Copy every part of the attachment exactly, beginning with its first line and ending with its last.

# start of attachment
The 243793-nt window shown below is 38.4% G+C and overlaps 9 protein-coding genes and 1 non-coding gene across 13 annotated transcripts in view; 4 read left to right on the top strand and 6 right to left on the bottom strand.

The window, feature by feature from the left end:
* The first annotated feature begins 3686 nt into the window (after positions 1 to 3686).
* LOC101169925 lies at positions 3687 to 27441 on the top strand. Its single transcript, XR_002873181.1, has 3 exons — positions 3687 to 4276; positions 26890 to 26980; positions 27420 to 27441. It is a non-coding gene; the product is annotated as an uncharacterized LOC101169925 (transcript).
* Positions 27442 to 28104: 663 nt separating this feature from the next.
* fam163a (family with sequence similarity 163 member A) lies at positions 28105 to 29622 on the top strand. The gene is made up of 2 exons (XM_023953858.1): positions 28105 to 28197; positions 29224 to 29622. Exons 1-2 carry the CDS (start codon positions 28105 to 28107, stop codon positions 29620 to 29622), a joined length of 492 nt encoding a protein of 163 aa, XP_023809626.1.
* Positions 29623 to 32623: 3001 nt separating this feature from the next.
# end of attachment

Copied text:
The 243793-nt window shown below is 38.4% G+C and overlaps 9 protein-coding genes and 1 non-coding gene across 13 annotated transcripts in view; 4 read left to right on the top strand and 6 right to left on the bottom strand.

The window, feature by feature from the left end:
* The first annotated feature begins 3686 nt into the window (after positions 1 to 3686).
* LOC101169925 lies at positions 3687 to 27441 on the top strand. Its single transcript, XR_002873181.1, has 3 exons — positions 3687 to 4276; positions 26890 to 26980; positions 27420 to 27441. It is a non-coding gene; the product is annotated as an uncharacterized LOC101169925 (transcript).
* Positions 27442 to 28104: 663 nt separating this feature from the next.
* fam163a (family with sequence similarity 163 member A) lies at positions 28105 to 29622 on the top strand. The gene is made up of 2 exons (XM_023953858.1): positions 28105 to 28197; positions 29224 to 29622. Exons 1-2 carry the CDS (start codon positions 28105 to 28107, stop codon positions 29620 to 29622), a joined length of 492 nt encoding a protein of 163 aa, XP_023809626.1.
* Positions 29623 to 32623: 3001 nt separating this feature from the next.